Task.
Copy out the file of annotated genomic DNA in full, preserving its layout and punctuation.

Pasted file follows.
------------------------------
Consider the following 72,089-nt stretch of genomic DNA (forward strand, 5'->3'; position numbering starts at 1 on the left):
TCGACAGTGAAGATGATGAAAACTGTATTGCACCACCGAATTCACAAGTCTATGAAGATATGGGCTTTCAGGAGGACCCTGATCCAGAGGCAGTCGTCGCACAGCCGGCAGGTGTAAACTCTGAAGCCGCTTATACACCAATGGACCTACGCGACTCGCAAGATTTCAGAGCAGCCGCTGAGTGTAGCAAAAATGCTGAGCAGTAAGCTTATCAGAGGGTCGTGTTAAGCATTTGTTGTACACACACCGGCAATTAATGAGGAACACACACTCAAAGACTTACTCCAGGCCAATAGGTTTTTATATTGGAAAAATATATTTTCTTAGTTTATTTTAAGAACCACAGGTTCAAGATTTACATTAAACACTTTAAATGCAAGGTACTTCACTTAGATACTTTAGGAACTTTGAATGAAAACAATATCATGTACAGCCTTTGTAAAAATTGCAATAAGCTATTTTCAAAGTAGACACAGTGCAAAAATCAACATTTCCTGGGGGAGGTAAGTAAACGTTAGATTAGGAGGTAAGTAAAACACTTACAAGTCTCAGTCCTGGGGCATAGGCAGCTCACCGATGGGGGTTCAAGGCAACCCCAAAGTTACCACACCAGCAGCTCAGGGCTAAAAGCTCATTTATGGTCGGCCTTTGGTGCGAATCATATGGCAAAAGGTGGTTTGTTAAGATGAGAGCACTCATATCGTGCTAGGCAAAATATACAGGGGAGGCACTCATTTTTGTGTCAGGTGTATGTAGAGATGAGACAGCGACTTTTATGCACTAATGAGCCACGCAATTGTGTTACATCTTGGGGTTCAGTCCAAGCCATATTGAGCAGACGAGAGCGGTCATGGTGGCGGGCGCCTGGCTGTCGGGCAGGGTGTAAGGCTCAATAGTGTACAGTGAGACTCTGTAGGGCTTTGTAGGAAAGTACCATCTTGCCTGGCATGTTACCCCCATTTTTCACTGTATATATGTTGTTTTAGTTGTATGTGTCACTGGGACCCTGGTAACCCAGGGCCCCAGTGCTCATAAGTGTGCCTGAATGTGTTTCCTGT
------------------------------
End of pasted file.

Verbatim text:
Consider the following 72,089-nt stretch of genomic DNA (forward strand, 5'->3'; position numbering starts at 1 on the left):
TCGACAGTGAAGATGATGAAAACTGTATTGCACCACCGAATTCACAAGTCTATGAAGATATGGGCTTTCAGGAGGACCCTGATCCAGAGGCAGTCGTCGCACAGCCGGCAGGTGTAAACTCTGAAGCCGCTTATACACCAATGGACCTACGCGACTCGCAAGATTTCAGAGCAGCCGCTGAGTGTAGCAAAAATGCTGAGCAGTAAGCTTATCAGAGGGTCGTGTTAAGCATTTGTTGTACACACACCGGCAATTAATGAGGAACACACACTCAAAGACTTACTCCAGGCCAATAGGTTTTTATATTGGAAAAATATATTTTCTTAGTTTATTTTAAGAACCACAGGTTCAAGATTTACATTAAACACTTTAAATGCAAGGTACTTCACTTAGATACTTTAGGAACTTTGAATGAAAACAATATCATGTACAGCCTTTGTAAAAATTGCAATAAGCTATTTTCAAAGTAGACACAGTGCAAAAATCAACATTTCCTGGGGGAGGTAAGTAAACGTTAGATTAGGAGGTAAGTAAAACACTTACAAGTCTCAGTCCTGGGGCATAGGCAGCTCACCGATGGGGGTTCAAGGCAACCCCAAAGTTACCACACCAGCAGCTCAGGGCTAAAAGCTCATTTATGGTCGGCCTTTGGTGCGAATCATATGGCAAAAGGTGGTTTGTTAAGATGAGAGCACTCATATCGTGCTAGGCAAAATATACAGGGGAGGCACTCATTTTTGTGTCAGGTGTATGTAGAGATGAGACAGCGACTTTTATGCACTAATGAGCCACGCAATTGTGTTACATCTTGGGGTTCAGTCCAAGCCATATTGAGCAGACGAGAGCGGTCATGGTGGCGGGCGCCTGGCTGTCGGGCAGGGTGTAAGGCTCAATAGTGTACAGTGAGACTCTGTAGGGCTTTGTAGGAAAGTACCATCTTGCCTGGCATGTTACCCCCATTTTTCACTGTATATATGTTGTTTTAGTTGTATGTGTCACTGGGACCCTGGTAACCCAGGGCCCCAGTGCTCATAAGTGTGCCTGAATGTGTTTCCTGT